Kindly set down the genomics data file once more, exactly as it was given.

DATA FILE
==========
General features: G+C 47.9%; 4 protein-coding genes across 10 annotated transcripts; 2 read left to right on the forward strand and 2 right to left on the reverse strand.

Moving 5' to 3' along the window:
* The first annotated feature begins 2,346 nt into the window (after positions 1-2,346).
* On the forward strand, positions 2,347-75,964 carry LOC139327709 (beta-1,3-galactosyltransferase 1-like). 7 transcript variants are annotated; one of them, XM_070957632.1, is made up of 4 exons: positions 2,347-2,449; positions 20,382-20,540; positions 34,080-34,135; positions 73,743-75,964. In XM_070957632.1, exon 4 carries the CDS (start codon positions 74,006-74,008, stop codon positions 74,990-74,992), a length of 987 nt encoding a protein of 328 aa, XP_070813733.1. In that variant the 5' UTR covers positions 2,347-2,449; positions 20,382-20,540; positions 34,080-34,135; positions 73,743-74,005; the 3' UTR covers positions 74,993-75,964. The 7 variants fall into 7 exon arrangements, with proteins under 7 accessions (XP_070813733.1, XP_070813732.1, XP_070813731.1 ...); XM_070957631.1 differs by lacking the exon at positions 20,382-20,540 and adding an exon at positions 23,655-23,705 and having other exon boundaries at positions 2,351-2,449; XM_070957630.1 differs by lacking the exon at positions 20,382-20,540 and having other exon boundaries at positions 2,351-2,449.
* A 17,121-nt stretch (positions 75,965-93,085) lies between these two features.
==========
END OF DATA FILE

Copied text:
General features: G+C 47.9%; 4 protein-coding genes across 10 annotated transcripts; 2 read left to right on the forward strand and 2 right to left on the reverse strand.

Moving 5' to 3' along the window:
* The first annotated feature begins 2,346 nt into the window (after positions 1-2,346).
* On the forward strand, positions 2,347-75,964 carry LOC139327709 (beta-1,3-galactosyltransferase 1-like). 7 transcript variants are annotated; one of them, XM_070957632.1, is made up of 4 exons: positions 2,347-2,449; positions 20,382-20,540; positions 34,080-34,135; positions 73,743-75,964. In XM_070957632.1, exon 4 carries the CDS (start codon positions 74,006-74,008, stop codon positions 74,990-74,992), a length of 987 nt encoding a protein of 328 aa, XP_070813733.1. In that variant the 5' UTR covers positions 2,347-2,449; positions 20,382-20,540; positions 34,080-34,135; positions 73,743-74,005; the 3' UTR covers positions 74,993-75,964. The 7 variants fall into 7 exon arrangements, with proteins under 7 accessions (XP_070813733.1, XP_070813732.1, XP_070813731.1 ...); XM_070957631.1 differs by lacking the exon at positions 20,382-20,540 and adding an exon at positions 23,655-23,705 and having other exon boundaries at positions 2,351-2,449; XM_070957630.1 differs by lacking the exon at positions 20,382-20,540 and having other exon boundaries at positions 2,351-2,449.
* A 17,121-nt stretch (positions 75,965-93,085) lies between these two features.